It is therefore a much more complicated situation, and I would expect a system like that to go through motions that are impossible to model with the sort of mathematics you use to calculate a Helmholz resonator. It is much like the sort of executive desk toy you might know, a sort of cardanically suspended inbalance. A system like that displays erratic behaviour, which can be modelled with a mathematical equivalent, but that cannot be calculated in the classical sense.
I'm not sure that I see where the "erratic behaviour" is coming from - yes the air velocity will be different when two ports are not the same dimensions, but that doesn't constitute erratic behaviour. It's the total momentum of the air in the ports that controls the resonance.

It's easy enough to test experimentally. Do a nearfield measurement of the output of each port on a cabinet when the two ports are significantly different lengths.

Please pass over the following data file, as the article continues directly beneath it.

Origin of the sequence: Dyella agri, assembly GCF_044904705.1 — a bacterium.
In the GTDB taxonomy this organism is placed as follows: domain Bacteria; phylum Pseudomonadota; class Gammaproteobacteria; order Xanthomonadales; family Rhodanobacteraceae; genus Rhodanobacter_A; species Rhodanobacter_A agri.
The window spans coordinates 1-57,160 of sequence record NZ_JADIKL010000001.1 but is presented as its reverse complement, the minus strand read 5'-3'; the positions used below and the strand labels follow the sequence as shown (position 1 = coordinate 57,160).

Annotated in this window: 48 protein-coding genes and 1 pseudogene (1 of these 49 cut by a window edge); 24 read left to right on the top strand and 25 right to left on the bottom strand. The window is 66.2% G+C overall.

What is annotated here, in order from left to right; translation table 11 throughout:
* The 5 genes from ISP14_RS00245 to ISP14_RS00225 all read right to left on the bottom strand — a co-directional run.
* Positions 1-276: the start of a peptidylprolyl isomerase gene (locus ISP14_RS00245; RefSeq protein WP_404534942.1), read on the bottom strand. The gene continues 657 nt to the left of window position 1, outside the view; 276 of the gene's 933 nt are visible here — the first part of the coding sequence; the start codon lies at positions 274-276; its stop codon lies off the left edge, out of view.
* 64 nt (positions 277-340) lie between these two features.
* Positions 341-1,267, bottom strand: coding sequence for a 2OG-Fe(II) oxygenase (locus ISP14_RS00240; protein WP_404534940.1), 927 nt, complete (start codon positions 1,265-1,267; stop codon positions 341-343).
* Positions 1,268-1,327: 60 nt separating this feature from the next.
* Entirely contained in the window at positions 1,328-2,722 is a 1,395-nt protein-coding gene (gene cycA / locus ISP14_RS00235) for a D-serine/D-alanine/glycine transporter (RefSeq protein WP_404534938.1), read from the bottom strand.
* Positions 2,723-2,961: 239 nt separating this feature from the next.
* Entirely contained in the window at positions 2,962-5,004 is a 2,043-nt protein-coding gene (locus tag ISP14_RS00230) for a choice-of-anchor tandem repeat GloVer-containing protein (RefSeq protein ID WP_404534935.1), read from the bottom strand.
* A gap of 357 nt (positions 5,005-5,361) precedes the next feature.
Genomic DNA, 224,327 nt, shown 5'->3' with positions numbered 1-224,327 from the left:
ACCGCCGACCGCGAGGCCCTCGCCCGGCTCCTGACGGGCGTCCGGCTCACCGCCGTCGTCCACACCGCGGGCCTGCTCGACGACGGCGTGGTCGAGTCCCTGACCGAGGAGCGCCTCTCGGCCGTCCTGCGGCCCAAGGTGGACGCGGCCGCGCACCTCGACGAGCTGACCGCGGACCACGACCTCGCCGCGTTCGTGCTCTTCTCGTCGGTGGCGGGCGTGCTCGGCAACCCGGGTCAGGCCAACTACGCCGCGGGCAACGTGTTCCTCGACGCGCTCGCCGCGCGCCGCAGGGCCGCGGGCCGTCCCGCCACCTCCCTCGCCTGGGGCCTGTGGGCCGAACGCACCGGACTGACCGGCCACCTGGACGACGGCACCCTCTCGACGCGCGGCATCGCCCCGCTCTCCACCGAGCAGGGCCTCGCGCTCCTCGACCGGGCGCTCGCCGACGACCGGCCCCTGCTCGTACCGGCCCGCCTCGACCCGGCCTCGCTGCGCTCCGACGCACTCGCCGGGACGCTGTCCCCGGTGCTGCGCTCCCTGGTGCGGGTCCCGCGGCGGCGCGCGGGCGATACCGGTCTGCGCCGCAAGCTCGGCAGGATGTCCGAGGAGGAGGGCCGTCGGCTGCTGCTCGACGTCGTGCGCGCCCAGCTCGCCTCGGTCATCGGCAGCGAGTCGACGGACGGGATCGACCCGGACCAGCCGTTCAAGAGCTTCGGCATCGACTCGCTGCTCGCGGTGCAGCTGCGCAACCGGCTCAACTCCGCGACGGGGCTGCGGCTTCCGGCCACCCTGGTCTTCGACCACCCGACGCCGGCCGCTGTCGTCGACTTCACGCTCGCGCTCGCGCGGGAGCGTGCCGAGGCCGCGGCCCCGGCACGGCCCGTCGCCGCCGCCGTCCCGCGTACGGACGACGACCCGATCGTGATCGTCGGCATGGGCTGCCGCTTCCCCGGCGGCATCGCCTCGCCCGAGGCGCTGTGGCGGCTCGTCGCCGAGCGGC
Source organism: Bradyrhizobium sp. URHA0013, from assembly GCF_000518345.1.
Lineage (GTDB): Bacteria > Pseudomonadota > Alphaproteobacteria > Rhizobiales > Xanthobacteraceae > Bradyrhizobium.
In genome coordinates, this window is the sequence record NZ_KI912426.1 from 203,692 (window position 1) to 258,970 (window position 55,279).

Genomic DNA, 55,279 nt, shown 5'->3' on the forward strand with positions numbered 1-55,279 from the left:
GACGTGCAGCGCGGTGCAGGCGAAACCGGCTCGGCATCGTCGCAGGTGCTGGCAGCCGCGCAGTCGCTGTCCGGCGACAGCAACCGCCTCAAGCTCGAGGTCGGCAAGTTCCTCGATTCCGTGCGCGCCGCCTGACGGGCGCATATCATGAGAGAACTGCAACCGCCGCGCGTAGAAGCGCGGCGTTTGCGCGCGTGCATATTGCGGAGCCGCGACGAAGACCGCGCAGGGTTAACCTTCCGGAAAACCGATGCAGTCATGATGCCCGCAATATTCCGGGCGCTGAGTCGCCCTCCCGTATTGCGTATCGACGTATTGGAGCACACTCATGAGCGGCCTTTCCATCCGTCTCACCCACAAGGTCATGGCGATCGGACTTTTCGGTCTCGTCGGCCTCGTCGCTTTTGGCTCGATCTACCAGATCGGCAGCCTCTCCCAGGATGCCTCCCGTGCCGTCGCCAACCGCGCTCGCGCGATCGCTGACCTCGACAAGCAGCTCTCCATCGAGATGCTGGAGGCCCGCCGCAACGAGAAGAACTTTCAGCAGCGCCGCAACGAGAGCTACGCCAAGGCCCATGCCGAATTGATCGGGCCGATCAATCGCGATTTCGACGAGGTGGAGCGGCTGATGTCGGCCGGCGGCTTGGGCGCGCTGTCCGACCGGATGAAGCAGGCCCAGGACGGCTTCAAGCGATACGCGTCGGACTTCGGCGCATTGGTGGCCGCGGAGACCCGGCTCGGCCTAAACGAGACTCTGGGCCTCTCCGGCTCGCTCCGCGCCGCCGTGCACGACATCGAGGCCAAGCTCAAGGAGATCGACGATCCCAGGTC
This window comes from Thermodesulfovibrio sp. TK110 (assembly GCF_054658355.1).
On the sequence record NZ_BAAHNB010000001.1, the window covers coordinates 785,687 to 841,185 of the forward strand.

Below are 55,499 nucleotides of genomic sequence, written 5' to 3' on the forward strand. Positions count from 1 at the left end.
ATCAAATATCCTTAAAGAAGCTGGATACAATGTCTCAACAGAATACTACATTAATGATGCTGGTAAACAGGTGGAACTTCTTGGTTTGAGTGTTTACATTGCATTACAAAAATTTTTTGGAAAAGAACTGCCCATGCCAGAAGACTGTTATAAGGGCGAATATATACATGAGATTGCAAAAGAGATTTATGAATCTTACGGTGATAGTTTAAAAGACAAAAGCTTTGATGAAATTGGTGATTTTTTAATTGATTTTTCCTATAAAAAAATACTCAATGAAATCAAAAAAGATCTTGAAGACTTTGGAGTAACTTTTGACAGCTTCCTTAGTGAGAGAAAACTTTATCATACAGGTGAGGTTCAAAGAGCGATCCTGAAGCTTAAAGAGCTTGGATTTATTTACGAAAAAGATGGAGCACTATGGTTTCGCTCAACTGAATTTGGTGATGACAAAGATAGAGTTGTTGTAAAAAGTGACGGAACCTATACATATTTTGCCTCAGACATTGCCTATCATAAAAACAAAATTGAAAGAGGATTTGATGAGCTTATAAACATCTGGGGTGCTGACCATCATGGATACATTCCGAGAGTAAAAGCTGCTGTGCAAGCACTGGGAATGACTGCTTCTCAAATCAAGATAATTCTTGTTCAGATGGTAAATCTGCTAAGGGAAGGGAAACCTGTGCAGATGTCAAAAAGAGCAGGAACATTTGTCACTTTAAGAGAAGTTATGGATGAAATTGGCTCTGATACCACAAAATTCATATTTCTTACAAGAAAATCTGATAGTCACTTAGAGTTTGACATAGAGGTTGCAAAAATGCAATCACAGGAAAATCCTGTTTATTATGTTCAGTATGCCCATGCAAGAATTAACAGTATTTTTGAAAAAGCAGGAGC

You should find the resonance peak occurs at exactly the same frequency for both, but the amplitude will measure higher on the shorter port due to a higher velocity.

I'm not advocating unequal size ports by the way, anything other than equally sized ports is non optimal in a number of ways, but it does still work as a single Helmholtz resonator...
__________________
- Simon
  Reply With Quote

Reply


Hide this!Advertise here!
Thread Tools Search this Thread
Search this Thread:

Advanced Search

Posting Rules
You may not post new threads
You may not post replies
You may not post attachments
You may not edit your posts

BB code is On
Smilies are On
[IMG] code is On
HTML code is Off
Trackbacks are Off
Pingbacks are Off
Refbacks are Off


Similar Threads
Thread Thread Starter Forum Replies Last Post
five ports is better than one? birdyfoot Construction Tips 6 13th June 2011 12:18 PM
help on ports sidd_raj2002 Subwoofers 3 17th January 2005 10:48 AM
Need some help regarding these ports Xristo Multi-Way 2 5th November 2004 09:24 PM
Ports Ryan_U Multi-Way 6 2nd November 2004 04:16 PM
curved ports vs. multiple ports Craig Multi-Way 1 22nd September 2002 07:30 AM


New To Site? Need Help?

All times are GMT. The time now is 03:59 AM.


vBulletin Optimisation provided by vB Optimise (Pro) - vBulletin Mods & Addons Copyright © 2014 DragonByte Technologies Ltd.
Copyright 1999-2014 diyAudio

Content Relevant URLs by vBSEO 3.3.2